When driverless cars become standard, will we be doing more barfing when going from Point A to Point B?
A University of Minnesota professor is among those considering what will happen when we cede control over the car to a robot. If actually steering the car is one cure for motion sickness, what happens when cars no longer need to be steered?
Thomas Stoffregen, who studies human movement at the U, says drivers and front seat passengers tend not to get carsick because they anticipate what’s about to happen.
“The stabilizing of the body for the driver is always anticipatory. They set the body up in advance to be ready,” Stoffregen tells Wired.
“That’s why if you’re prone to motion sickness, you’re likely more comfortable up front: A better view gives you a better idea what’s coming. It’s not an ideal solution, though: Even if you know a turn is coming, you don’t know how fast the driver will take it or at what angle, so you can’t prepare perfectly.
“The passenger’s stabilization of the body is always compensatory. And it’s less refined, less precisely keyed to what the motions of the car are,” Stoffregen says.
Wired today explores what will happen when we’re no longer in control.
People are studying this. People like Michael Sivak and Brandon Schoettle, who have written a study for the University of Michigan Transportation Research Institute that says many people, since they’re not going to be driving, will be doing things that increase the risk of getting sick.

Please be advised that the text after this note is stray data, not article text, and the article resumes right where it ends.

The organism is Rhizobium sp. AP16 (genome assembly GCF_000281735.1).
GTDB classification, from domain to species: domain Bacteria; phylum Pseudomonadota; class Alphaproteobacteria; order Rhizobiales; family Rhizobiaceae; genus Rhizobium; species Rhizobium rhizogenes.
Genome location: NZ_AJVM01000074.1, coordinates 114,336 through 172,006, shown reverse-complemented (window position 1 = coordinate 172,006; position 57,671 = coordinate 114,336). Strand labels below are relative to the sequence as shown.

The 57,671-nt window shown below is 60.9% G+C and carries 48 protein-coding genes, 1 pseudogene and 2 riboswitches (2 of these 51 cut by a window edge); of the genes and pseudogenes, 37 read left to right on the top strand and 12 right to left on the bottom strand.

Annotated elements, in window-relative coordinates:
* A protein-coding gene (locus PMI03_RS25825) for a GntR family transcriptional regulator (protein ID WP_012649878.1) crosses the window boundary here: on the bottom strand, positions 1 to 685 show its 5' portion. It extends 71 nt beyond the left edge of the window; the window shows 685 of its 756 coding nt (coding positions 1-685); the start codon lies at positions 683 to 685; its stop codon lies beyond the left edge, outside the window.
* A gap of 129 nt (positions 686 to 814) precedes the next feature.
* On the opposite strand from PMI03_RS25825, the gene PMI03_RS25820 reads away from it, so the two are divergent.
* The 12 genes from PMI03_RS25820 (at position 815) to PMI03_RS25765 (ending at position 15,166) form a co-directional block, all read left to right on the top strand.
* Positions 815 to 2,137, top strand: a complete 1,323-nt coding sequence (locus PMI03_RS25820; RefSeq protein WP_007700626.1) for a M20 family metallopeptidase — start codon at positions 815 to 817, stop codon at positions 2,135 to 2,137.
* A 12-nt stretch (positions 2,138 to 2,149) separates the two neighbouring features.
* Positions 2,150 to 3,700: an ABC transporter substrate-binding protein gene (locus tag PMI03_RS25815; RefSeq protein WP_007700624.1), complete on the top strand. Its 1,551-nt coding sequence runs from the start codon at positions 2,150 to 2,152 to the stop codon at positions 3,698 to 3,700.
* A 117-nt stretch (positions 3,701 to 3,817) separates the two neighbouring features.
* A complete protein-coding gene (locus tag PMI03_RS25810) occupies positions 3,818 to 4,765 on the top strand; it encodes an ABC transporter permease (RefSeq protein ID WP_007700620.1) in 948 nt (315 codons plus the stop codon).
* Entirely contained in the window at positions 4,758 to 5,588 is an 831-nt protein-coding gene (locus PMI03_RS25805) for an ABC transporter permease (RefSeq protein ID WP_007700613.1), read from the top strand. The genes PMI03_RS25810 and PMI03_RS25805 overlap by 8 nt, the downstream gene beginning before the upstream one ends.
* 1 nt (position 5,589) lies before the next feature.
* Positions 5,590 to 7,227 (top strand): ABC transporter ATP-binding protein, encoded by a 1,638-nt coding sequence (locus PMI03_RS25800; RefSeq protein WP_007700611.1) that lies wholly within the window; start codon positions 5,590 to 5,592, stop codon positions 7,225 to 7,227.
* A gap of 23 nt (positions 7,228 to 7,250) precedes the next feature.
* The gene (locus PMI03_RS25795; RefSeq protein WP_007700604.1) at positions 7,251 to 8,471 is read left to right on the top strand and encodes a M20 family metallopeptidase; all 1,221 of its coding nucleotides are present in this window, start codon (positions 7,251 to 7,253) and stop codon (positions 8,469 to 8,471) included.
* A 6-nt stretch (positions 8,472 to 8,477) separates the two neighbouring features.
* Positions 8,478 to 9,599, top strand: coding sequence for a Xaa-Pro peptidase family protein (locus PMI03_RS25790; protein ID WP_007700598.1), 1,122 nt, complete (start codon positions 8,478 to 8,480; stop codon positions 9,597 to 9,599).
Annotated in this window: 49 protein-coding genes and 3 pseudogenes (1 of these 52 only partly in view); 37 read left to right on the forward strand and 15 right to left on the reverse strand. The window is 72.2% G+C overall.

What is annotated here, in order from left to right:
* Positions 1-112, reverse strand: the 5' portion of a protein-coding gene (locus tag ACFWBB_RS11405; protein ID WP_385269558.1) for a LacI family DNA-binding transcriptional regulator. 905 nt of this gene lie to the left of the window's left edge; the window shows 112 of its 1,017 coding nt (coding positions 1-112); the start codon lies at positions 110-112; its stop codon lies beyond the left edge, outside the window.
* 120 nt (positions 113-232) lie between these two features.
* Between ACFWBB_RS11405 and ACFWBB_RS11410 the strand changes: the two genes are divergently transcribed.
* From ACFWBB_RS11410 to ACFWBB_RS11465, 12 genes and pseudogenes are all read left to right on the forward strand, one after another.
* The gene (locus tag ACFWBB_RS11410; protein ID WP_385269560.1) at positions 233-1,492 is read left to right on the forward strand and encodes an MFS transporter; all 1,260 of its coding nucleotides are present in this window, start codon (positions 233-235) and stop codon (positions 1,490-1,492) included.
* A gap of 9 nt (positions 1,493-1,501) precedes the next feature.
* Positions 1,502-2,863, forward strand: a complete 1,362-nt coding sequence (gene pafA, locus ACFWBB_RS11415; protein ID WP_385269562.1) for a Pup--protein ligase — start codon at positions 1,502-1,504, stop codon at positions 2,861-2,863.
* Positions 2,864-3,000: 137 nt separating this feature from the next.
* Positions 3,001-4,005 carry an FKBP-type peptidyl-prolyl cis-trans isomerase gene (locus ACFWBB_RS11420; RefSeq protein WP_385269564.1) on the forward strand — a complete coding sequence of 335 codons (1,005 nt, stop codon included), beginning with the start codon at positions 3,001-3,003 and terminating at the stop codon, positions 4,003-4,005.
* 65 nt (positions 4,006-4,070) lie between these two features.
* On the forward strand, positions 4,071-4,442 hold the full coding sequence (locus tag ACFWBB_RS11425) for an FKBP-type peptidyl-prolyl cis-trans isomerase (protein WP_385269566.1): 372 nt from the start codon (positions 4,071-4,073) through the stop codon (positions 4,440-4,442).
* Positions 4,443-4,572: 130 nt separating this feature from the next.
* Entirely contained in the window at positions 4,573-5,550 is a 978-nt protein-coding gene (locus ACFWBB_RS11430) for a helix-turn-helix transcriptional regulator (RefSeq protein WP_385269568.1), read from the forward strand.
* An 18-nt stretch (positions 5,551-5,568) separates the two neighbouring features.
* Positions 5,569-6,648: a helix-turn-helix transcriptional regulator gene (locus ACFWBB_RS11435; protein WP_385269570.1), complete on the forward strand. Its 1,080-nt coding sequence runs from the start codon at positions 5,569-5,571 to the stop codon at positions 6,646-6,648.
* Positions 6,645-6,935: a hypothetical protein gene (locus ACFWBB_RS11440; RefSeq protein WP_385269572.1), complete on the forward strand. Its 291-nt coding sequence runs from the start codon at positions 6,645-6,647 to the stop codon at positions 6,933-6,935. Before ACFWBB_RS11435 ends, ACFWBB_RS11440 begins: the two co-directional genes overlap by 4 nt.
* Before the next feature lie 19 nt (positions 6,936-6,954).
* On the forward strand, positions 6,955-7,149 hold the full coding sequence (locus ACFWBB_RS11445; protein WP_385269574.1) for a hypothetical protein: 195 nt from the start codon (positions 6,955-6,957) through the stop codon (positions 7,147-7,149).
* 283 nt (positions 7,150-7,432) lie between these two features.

“Motion sickness is expected to be more of an issue in self-driving vehicles than in conventional vehicles,” Sivak said. “The reason is that the three main factors contributing to motion sickness — conflict between vestibular (balance) and visual inputs, inability to anticipate the direction of motion and lack of control over the direction of motion — are elevated in self-driving vehicles.
Wired says the problem might be overcome with design changes in the newfangled cars.
Plus, self-driving cars promise to settle our stomachs in some ways. Machines won’t make abrupt maneuvers. The promise of cars that talk to on another will make stop and go traffic less common by ironing out the speed fluctuations that create the super annoying “accordion effect.” Rubbernecking will be eliminated, and there will be fewer accidents to gawk at in the first place.
Since automakers are reinventing the car anyway, they’ve got a chance to include some new features to stop us vomiting behind the wheel.
Volvo says it’s considered car sickness, and thinks its improved engine mapping and suspension systems will smooth the movement of the car. Connectivity may help here as well: “By foreseeing issues that could cause a start-stop action,” a company rep says, “we can reduce the tendency for motion sickness.” It wants to find out more about the issue when it starts testing autonomous driving with real customers in 2017.
(h/t: Bob Hicks)